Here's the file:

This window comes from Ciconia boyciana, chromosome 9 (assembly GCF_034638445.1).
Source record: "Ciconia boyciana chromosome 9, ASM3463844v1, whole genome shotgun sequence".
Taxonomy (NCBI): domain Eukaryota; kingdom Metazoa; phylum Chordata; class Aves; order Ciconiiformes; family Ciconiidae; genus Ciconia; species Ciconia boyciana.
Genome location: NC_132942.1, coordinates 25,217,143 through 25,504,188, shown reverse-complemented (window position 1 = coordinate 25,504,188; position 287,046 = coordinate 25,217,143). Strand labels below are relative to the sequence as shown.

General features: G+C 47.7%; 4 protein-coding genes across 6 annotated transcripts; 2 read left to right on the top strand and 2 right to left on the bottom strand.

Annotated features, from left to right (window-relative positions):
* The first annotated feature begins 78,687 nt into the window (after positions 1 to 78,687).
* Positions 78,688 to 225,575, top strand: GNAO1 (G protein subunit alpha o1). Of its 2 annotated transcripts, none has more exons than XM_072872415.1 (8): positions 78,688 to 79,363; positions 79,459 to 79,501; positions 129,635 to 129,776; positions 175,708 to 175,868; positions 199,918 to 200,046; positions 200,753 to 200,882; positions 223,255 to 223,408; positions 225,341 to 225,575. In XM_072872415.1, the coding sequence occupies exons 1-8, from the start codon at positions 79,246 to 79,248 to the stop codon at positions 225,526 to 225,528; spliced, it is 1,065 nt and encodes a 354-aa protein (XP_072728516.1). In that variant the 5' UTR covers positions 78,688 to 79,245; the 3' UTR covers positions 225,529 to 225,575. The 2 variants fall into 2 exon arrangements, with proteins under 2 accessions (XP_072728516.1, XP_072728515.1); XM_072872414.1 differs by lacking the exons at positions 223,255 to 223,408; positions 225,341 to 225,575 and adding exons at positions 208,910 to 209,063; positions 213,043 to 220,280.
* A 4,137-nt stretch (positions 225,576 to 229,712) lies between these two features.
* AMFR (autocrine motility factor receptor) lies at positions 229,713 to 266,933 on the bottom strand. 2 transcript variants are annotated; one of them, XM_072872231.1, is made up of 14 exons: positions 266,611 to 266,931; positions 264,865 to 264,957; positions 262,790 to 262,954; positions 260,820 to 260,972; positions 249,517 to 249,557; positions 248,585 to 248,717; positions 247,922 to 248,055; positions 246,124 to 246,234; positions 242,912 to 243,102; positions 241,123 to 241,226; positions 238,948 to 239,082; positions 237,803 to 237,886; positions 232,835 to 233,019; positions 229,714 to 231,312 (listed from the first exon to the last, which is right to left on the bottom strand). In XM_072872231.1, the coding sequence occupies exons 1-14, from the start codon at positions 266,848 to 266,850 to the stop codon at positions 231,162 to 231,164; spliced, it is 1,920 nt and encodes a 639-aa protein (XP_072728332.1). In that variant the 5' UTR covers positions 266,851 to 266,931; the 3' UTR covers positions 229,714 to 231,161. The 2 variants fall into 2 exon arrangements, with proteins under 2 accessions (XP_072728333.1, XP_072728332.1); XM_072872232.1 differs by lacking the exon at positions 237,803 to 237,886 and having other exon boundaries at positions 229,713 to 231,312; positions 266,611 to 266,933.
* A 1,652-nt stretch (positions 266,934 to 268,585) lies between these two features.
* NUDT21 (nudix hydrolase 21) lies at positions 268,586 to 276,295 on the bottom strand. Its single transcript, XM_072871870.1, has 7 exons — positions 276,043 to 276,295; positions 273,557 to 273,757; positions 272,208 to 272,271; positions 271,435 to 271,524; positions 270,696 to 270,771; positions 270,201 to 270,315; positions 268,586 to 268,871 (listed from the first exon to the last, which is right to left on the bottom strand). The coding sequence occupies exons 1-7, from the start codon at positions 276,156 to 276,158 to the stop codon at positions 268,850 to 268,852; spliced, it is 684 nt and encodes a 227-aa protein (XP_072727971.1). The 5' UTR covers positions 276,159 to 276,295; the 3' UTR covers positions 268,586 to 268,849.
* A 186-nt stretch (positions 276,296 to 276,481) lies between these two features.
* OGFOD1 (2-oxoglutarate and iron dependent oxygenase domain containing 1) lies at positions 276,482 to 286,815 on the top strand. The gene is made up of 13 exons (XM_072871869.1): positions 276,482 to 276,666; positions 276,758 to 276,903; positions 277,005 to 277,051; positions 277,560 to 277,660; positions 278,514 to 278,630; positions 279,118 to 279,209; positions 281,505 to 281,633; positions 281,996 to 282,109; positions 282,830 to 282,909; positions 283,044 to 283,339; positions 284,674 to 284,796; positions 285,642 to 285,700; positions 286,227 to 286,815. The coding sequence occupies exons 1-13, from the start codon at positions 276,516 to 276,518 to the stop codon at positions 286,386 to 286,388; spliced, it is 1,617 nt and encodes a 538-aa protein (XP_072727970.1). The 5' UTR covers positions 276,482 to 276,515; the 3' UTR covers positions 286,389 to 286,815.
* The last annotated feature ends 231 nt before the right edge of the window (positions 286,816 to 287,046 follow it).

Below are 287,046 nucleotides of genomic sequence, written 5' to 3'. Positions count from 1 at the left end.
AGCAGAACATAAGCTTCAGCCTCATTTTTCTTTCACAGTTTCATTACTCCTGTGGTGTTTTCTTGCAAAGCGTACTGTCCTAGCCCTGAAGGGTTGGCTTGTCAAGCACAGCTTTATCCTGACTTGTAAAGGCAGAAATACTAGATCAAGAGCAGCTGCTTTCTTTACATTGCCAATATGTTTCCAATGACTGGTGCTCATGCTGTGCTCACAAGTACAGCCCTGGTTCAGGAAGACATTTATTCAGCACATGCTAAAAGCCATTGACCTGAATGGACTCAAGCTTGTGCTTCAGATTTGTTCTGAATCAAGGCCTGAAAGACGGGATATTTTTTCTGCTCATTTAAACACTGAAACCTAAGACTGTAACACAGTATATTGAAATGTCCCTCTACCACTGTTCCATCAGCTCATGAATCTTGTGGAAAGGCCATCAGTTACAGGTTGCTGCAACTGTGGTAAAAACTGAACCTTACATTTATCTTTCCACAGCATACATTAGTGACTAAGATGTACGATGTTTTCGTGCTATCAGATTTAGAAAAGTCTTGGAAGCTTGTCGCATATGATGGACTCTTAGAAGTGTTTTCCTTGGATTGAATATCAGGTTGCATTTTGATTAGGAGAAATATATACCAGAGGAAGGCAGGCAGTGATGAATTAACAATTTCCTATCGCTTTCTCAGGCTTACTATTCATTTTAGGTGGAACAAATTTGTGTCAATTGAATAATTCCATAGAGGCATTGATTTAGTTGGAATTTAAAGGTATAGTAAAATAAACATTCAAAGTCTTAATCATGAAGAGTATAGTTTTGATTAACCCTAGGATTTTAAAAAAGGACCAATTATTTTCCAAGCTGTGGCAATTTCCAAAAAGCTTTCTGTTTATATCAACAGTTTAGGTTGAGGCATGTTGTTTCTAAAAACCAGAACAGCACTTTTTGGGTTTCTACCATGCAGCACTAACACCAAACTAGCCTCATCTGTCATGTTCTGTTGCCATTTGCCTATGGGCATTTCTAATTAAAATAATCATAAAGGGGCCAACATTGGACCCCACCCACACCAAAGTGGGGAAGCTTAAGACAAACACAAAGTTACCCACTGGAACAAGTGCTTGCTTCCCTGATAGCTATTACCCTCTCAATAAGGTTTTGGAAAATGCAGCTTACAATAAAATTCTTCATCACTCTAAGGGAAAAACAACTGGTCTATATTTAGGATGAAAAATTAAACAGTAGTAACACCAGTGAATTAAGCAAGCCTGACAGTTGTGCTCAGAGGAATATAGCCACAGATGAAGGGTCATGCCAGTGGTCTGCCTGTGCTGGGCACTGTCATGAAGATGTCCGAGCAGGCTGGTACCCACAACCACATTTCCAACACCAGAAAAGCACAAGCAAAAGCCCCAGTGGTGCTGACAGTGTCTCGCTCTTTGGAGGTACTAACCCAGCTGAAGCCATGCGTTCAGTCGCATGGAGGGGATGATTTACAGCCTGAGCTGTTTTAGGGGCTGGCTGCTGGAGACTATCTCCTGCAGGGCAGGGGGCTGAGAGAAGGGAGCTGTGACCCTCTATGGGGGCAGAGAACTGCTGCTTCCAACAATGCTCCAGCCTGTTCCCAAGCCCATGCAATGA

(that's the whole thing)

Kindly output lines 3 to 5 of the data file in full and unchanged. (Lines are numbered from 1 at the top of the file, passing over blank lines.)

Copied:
Taxonomy (NCBI): domain Eukaryota; kingdom Metazoa; phylum Chordata; class Aves; order Ciconiiformes; family Ciconiidae; genus Ciconia; species Ciconia boyciana.
Genome location: NC_132942.1, coordinates 25,217,143 through 25,504,188, shown reverse-complemented (window position 1 = coordinate 25,504,188; position 287,046 = coordinate 25,217,143). Strand labels below are relative to the sequence as shown.

General features: G+C 47.7%; 4 protein-coding genes across 6 annotated transcripts; 2 read left to right on the top strand and 2 right to left on the bottom strand.